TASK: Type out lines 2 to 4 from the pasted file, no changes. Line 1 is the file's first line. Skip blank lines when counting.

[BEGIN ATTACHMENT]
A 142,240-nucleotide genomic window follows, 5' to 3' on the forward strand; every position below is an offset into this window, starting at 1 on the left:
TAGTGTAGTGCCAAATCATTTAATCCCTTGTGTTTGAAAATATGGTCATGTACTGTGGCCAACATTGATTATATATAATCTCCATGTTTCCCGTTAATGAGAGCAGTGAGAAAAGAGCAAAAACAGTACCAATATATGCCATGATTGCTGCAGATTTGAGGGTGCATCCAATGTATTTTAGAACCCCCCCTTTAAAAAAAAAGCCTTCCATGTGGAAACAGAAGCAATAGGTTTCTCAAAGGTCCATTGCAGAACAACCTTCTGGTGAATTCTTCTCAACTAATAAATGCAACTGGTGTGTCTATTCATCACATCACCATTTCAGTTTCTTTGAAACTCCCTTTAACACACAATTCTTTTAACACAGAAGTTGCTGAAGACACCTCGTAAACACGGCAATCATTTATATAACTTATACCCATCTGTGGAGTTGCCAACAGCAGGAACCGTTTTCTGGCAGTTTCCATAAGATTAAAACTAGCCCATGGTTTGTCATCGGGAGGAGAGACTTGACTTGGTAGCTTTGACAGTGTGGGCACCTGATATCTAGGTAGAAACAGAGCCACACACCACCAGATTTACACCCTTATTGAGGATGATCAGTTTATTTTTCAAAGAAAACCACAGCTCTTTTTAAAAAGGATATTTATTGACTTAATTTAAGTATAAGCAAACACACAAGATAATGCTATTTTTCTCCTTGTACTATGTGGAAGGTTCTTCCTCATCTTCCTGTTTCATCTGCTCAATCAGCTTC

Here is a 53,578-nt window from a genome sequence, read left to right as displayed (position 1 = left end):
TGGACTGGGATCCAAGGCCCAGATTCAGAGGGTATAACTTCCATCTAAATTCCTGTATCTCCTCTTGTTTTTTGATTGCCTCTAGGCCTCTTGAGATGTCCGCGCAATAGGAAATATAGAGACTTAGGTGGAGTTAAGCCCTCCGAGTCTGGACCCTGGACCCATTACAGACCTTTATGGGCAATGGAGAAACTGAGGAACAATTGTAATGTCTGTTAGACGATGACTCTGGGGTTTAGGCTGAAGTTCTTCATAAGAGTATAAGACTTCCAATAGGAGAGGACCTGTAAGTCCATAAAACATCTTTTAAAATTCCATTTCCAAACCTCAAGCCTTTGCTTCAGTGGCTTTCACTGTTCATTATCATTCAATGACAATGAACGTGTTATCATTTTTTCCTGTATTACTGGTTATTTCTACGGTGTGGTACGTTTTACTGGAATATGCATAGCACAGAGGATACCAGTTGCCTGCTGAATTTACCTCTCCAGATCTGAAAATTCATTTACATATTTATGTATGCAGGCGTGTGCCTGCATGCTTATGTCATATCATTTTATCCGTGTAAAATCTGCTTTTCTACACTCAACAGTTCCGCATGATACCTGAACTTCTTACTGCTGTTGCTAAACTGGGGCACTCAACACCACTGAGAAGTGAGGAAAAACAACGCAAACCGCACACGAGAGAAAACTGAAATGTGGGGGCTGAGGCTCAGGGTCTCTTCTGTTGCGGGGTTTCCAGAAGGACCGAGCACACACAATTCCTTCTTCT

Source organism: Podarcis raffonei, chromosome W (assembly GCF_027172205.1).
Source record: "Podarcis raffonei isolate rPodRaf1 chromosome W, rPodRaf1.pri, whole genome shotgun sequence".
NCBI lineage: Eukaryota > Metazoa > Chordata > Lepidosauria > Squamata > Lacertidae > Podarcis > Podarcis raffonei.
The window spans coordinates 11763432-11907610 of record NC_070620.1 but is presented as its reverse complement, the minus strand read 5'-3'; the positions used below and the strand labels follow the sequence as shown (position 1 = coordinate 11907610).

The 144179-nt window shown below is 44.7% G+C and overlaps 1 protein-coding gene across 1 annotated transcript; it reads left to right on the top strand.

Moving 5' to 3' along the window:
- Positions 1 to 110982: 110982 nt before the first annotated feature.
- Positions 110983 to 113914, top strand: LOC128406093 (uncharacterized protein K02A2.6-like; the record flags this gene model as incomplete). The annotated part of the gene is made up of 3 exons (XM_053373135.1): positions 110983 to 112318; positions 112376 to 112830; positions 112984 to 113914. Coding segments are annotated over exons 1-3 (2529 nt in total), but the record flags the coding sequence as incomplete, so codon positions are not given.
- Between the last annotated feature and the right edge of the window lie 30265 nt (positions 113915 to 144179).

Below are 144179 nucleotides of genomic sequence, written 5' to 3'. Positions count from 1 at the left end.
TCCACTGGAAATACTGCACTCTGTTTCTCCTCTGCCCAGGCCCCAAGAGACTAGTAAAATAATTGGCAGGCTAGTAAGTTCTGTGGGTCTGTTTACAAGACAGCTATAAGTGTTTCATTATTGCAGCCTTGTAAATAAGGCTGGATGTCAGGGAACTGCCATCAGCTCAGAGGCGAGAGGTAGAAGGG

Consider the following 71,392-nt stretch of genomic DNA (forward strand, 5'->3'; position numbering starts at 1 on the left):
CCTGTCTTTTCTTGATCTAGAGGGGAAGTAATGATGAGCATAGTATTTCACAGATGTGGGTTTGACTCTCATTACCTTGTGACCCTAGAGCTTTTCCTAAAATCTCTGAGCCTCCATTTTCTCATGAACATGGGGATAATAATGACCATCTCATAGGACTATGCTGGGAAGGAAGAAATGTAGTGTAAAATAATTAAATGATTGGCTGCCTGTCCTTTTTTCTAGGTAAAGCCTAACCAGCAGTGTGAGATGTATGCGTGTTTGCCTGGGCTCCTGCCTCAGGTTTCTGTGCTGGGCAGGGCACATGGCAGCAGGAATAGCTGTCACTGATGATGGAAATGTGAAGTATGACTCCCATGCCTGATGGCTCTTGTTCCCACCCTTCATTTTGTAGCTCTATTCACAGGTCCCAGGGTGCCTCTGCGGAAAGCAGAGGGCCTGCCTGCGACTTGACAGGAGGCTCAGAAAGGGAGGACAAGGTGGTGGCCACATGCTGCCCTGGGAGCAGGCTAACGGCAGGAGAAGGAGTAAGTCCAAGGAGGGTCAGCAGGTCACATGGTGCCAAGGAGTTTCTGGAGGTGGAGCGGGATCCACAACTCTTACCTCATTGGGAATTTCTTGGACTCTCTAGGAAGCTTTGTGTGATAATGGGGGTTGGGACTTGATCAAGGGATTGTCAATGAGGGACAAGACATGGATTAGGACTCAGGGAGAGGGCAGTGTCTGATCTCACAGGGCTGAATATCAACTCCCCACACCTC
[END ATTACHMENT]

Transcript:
TAGTGTAGTGCCAAATCATTTAATCCCTTGTGTTTGAAAATATGGTCATGTACTGTGGCCAACATTGATTATATATAATCTCCATGTTTCCCGTTAATGAGAGCAGTGAGAAAAGAGCAAAAACAGTACCAATATATGCCATGATTGCTGCAGATTTGAGGGTGCATCCAATGTATTTTAGAACCCCCCCTTTAAAAAAAAAGCCTTCCATGTGGAAACAGAAGCAATAGGTTTCTCAAAGGTCCATTGCAGAACAACCTTCTGGTGAATTCTTCTCAACTAATAAATGCAACTGGTGTGTCTATTCATCACATCACCATTTCAGTTTCTTTGAAACTCCCTTTAACACACAATTCTTTTAACACAGAAGTTGCTGAAGACACCTCGTAAACACGGCAATCATTTATATAACTTATACCCATCTGTGGAGTTGCCAACAGCAGGAACCGTTTTCTGGCAGTTTCCATAAGATTAAAACTAGCCCATGGTTTGTCATCGGGAGGAGAGACTTGACTTGGTAGCTTTGACAGTGTGGGCACCTGATATCTAGGTAGAAACAGAGCCACACACCACCAGATTTACACCCTTATTGAGGATGATCAGTTTATTTTTCAAAGAAAACCACAGCTCTTTTTAAAAAGGATATTTATTGACTTAATTTAAGTATAAGCAAACACACAAGATAATGCTATTTTTCTCCTTGTACTATGTGGAAGGTTCTTCCTCATCTTCCTGTTTCATCTGCTCAATCAGCTTC

Here is a 53,578-nt window from a genome sequence, read left to right as displayed (position 1 = left end):
TGGACTGGGATCCAAGGCCCAGATTCAGAGGGTATAACTTCCATCTAAATTCCTGTATCTCCTCTTGTTTTTTGATTGCCTCTAGGCCTCTTGAGATGTCCGCGCAATAGGAAATATAGAGACTTAGGTGGAGTTAAGCCCTCCGAGTCTGGACCCTGGACCCATTACAGACCTTTATGGGCAATGGAGAAACTGAGGAACAATTGTAATGTCTGTTAGACGATGACTCTGGGGTTTAGGCTGAAGTTCTTCATAAGAGTATAAGACTTCCAATAGGAGAGGACCTGTAAGTCCATAAAACATCTTTTAAAATTCCATTTCCAAACCTCAAGCCTTTGCTTCAGTGGCTTTCACTGTTCATTATCATTCAATGACAATGAACGTGTTATCATTTTTTCCTGTATTACTGGTTATTTCTACGGTGTGGTACGTTTTACTGGAATATGCATAGCACAGAGGATACCAGTTGCCTGCTGAATTTACCTCTCCAGATCTGAAAATTCATTTACATATTTATGTATGCAGGCGTGTGCCTGCATGCTTATGTCATATCATTTTATCCGTGTAAAATCTGCTTTTCTACACTCAACAGTTCCGCATGATACCTGAACTTCTTACTGCTGTTGCTAAACTGGGGCACTCAACACCACTGAGAAGTGAGGAAAAACAACGCAAACCGCACACGAGAGAAAACTGAAATGTGGGGGCTGAGGCTCAGGGTCTCTTCTGTTGCGGGGTTTCCAGAAGGACCGAGCACACACAATTCCTTCTTCT